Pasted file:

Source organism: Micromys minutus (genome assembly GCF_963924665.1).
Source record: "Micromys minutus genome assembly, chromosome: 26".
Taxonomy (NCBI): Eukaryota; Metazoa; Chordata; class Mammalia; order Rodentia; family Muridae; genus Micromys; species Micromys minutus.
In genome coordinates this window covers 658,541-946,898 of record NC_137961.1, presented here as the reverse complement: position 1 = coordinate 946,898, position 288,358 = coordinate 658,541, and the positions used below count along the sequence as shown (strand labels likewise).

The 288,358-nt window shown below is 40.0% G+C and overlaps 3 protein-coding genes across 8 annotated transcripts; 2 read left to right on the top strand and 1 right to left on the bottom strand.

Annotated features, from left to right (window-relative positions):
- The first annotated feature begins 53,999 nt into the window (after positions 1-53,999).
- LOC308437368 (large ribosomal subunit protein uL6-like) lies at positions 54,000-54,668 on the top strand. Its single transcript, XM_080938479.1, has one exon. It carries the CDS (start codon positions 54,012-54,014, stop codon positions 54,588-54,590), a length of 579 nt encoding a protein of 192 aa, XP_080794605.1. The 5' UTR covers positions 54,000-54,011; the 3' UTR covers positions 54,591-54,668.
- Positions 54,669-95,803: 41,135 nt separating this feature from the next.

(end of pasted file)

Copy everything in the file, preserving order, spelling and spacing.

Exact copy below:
Source organism: Micromys minutus (genome assembly GCF_963924665.1).
Source record: "Micromys minutus genome assembly, chromosome: 26".
Taxonomy (NCBI): Eukaryota; Metazoa; Chordata; class Mammalia; order Rodentia; family Muridae; genus Micromys; species Micromys minutus.
In genome coordinates this window covers 658,541-946,898 of record NC_137961.1, presented here as the reverse complement: position 1 = coordinate 946,898, position 288,358 = coordinate 658,541, and the positions used below count along the sequence as shown (strand labels likewise).

The 288,358-nt window shown below is 40.0% G+C and overlaps 3 protein-coding genes across 8 annotated transcripts; 2 read left to right on the top strand and 1 right to left on the bottom strand.

Annotated features, from left to right (window-relative positions):
- The first annotated feature begins 53,999 nt into the window (after positions 1-53,999).
- LOC308437368 (large ribosomal subunit protein uL6-like) lies at positions 54,000-54,668 on the top strand. Its single transcript, XM_080938479.1, has one exon. It carries the CDS (start codon positions 54,012-54,014, stop codon positions 54,588-54,590), a length of 579 nt encoding a protein of 192 aa, XP_080794605.1. The 5' UTR covers positions 54,000-54,011; the 3' UTR covers positions 54,591-54,668.
- Positions 54,669-95,803: 41,135 nt separating this feature from the next.